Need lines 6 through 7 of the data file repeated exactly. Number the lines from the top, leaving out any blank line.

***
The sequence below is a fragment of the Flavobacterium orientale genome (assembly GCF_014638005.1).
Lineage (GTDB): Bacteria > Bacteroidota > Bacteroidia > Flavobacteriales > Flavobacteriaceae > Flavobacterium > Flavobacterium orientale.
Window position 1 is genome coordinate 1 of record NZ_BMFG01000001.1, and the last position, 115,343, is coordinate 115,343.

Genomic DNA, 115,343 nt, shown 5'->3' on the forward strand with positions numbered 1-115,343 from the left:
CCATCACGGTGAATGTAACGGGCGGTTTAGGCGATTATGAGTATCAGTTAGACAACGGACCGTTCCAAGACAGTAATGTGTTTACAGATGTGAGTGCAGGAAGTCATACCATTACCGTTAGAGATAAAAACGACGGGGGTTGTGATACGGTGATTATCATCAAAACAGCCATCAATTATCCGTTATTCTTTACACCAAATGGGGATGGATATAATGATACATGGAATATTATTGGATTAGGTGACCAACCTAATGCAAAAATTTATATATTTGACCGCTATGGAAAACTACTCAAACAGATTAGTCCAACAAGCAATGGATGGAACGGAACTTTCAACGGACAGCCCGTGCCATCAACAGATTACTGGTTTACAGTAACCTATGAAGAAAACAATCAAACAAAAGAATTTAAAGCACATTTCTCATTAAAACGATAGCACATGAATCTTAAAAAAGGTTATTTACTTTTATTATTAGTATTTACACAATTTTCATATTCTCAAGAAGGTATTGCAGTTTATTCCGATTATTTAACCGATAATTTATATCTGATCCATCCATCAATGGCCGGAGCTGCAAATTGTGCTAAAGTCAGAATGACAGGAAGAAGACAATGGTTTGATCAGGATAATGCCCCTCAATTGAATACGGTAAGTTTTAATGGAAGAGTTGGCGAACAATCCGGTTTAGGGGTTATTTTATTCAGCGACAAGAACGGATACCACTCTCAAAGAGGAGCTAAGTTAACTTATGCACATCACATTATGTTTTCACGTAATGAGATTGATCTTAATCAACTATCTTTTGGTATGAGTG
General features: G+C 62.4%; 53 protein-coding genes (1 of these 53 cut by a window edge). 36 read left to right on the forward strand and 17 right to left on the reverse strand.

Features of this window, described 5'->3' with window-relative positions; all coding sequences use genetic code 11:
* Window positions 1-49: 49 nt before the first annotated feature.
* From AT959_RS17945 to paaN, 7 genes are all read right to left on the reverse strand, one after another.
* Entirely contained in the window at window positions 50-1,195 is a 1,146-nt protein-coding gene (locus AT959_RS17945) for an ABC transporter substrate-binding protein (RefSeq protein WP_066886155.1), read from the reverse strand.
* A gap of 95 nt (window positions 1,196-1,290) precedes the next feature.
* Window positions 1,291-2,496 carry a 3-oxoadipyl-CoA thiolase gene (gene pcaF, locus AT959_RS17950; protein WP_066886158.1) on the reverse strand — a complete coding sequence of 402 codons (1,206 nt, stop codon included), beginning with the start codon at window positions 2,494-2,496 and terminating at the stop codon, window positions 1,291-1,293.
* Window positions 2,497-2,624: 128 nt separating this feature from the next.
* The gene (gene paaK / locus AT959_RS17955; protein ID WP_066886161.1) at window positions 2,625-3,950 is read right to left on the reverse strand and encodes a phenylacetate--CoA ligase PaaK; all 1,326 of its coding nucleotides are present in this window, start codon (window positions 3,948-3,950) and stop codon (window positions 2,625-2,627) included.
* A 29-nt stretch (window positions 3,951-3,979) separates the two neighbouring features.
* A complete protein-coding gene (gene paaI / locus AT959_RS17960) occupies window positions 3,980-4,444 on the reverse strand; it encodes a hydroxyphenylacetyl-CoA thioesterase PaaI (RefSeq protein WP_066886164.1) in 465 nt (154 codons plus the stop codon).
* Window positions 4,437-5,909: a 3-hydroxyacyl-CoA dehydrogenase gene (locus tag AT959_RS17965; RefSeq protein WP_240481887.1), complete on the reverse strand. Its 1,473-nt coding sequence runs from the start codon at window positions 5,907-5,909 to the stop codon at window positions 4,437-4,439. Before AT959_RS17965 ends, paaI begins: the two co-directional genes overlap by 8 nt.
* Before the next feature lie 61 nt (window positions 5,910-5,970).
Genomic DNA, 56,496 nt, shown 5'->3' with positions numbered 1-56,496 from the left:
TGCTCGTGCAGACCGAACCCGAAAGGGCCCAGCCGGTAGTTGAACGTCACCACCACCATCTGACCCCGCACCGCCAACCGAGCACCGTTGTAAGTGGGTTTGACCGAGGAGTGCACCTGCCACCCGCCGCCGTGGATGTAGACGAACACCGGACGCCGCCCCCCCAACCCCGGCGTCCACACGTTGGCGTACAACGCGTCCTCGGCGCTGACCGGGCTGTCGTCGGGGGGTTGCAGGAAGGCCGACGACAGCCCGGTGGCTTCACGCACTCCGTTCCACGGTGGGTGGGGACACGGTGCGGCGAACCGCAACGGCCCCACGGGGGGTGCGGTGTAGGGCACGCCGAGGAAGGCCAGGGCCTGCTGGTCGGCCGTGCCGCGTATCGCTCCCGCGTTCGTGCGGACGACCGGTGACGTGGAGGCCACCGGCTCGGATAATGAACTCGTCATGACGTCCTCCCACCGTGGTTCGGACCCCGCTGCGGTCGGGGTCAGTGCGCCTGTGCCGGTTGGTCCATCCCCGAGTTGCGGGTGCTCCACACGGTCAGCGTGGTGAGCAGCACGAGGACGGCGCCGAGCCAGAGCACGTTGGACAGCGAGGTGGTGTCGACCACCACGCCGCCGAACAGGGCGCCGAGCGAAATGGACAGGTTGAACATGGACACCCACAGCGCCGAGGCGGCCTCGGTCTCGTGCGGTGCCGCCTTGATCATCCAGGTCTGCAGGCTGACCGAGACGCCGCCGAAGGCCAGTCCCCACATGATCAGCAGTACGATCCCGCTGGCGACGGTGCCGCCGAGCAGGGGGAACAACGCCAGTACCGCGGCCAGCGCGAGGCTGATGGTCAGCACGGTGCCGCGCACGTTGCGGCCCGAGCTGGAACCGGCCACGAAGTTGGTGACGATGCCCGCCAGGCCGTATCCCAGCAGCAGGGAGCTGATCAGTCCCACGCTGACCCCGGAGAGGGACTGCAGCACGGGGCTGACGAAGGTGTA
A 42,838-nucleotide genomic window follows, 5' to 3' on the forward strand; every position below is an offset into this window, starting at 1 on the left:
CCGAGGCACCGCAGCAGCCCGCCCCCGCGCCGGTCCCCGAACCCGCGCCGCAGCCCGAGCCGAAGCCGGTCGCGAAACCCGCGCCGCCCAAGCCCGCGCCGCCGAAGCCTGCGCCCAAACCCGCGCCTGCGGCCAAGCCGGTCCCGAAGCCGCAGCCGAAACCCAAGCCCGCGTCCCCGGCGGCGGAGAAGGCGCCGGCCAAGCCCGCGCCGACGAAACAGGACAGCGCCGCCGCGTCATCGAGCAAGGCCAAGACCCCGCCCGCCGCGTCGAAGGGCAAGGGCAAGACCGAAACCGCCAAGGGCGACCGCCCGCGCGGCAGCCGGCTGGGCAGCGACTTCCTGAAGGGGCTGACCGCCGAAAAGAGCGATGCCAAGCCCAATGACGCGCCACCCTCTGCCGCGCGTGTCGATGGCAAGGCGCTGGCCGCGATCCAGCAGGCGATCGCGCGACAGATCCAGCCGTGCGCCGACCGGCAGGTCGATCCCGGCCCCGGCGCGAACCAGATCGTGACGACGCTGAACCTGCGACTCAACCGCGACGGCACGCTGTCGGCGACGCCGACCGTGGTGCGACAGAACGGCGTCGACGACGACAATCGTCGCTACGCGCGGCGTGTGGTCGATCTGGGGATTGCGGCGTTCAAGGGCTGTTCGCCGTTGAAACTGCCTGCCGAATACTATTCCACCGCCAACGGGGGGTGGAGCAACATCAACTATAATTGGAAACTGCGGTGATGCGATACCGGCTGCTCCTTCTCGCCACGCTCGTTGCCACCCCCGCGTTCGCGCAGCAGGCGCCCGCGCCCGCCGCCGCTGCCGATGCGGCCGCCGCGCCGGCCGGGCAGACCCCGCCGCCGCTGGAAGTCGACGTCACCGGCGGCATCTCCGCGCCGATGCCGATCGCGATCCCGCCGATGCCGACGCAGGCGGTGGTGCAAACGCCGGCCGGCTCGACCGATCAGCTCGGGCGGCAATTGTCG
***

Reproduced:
General features: G+C 62.4%; 53 protein-coding genes (1 of these 53 cut by a window edge). 36 read left to right on the forward strand and 17 right to left on the reverse strand.

Features of this window, described 5'->3' with window-relative positions; all coding sequences use genetic code 11: